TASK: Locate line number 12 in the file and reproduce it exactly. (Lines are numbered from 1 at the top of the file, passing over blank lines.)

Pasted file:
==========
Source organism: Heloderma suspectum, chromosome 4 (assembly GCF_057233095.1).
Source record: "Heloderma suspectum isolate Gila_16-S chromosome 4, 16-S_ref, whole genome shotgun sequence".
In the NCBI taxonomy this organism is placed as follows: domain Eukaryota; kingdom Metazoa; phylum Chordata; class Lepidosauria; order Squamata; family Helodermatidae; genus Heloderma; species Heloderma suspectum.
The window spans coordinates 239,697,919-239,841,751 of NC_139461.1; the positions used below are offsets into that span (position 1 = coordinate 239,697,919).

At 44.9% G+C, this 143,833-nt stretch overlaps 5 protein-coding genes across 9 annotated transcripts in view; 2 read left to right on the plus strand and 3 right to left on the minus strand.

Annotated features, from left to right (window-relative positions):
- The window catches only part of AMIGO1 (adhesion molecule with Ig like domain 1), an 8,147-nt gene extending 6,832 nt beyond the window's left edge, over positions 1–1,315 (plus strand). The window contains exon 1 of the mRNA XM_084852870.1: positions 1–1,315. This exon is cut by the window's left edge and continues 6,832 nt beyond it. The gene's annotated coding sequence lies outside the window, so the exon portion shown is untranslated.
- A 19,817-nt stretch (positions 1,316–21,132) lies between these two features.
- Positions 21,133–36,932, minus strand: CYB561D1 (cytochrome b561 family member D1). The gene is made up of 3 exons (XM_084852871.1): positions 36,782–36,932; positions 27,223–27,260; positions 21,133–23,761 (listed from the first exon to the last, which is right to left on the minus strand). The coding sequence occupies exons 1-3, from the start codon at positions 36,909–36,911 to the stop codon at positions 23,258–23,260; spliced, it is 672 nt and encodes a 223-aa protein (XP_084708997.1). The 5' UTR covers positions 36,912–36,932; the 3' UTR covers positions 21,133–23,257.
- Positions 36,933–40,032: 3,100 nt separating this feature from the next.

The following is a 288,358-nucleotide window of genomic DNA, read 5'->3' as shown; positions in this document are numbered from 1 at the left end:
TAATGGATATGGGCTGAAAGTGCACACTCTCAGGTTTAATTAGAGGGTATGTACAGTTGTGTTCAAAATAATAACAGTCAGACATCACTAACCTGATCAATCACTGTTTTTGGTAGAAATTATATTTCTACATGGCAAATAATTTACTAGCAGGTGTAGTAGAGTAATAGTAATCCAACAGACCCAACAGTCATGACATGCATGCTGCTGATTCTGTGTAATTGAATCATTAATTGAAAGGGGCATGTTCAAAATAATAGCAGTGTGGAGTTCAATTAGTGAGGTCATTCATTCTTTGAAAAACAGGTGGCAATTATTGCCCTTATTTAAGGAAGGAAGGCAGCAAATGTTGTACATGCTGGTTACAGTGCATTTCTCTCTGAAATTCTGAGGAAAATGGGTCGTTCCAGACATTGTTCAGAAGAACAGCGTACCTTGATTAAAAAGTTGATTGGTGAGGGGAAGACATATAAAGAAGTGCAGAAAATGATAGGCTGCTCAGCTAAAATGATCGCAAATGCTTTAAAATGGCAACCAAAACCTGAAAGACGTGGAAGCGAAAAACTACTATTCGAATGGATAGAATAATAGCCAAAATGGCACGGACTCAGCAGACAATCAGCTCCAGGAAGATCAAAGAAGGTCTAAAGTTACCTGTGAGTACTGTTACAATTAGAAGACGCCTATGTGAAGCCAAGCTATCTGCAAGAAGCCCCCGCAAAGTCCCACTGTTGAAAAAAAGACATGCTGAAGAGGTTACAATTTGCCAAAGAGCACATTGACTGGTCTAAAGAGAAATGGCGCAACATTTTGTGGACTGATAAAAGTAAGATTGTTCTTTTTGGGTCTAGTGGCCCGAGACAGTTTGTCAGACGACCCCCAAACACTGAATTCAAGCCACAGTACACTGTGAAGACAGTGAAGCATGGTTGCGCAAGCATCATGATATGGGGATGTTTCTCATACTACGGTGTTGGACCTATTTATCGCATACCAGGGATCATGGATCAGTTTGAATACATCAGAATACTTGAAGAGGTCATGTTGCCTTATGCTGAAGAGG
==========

TAATGGATATGGGCTGAAAGTGCACACTCTCAGGTTTAATTAGAGGGTATGTACAGTTGTGTTCAAAATAATAACAGTCAGACATCACTAACCTGATCAATCACTGTTTTTGGTAGAAATTATATTTCTACATGGCAAATAATTTACTAGCAGGTGTAGTAGAGTAATAGTAATCCAACAGACCCAACAGTCATGACATGCATGCTGCTGATTCTGTGTAATTGAATCATTAATTGAAAGGGGCATGTTCAAAATAATAGCAGTGTGGAGTTCAATTAGTGAGGTCATTCATTCTTTGAAAAACAGGTGGCAATTATTGCCCTTATTTAAGGAAGGAAGGCAGCAAATGTTGTACATGCTGGTTACAGTGCATTTCTCTCTGAAATTCTGAGGAAAATGGGTCGTTCCAGACATTGTTCAGAAGAACAGCGTACCTTGATTAAAAAGTTGATTGGTGAGGGGAAGACATATAAAGAAGTGCAGAAAATGATAGGCTGCTCAGCTAAAATGATCGCAAATGCTTTAAAATGGCAACCAAAACCTGAAAGACGTGGAAGCGAAAAACTACTATTCGAATGGATAGAATAATAGCCAAAATGGCACGGACTCAGCAGACAATCAGCTCCAGGAAGATCAAAGAAGGTCTAAAGTTACCTGTGAGTACTGTTACAATTAGAAGACGCCTATGTGAAGCCAAGCTATCTGCAAGAAGCCCCCGCAAAGTCCCACTGTTGAAAAAAAGACATGCTGAAGAGGTTACAATTTGCCAAAGAGCACATTGACTGGTCTAAAGAGAAATGGCGCAACATTTTGTGGACTGATAAAAGTAAGATTGTTCTTTTTGGGTCTAGTGGCCCGAGACAGTTTGTCAGACGACCCCCAAACACTGAATTCAAGCCACAGTACACTGTGAAGACAGTGAAGCATGGTTGCGCAAGCATCATGATATGGGGATGTTTCTCATACTACGGTGTTGGACCTATTTATCGCATACCAGGGATCATGGATCAGTTTGAATACATCAGAATACTTGAAGAGGTCATGTTGCCTTATGCTGAAGAGG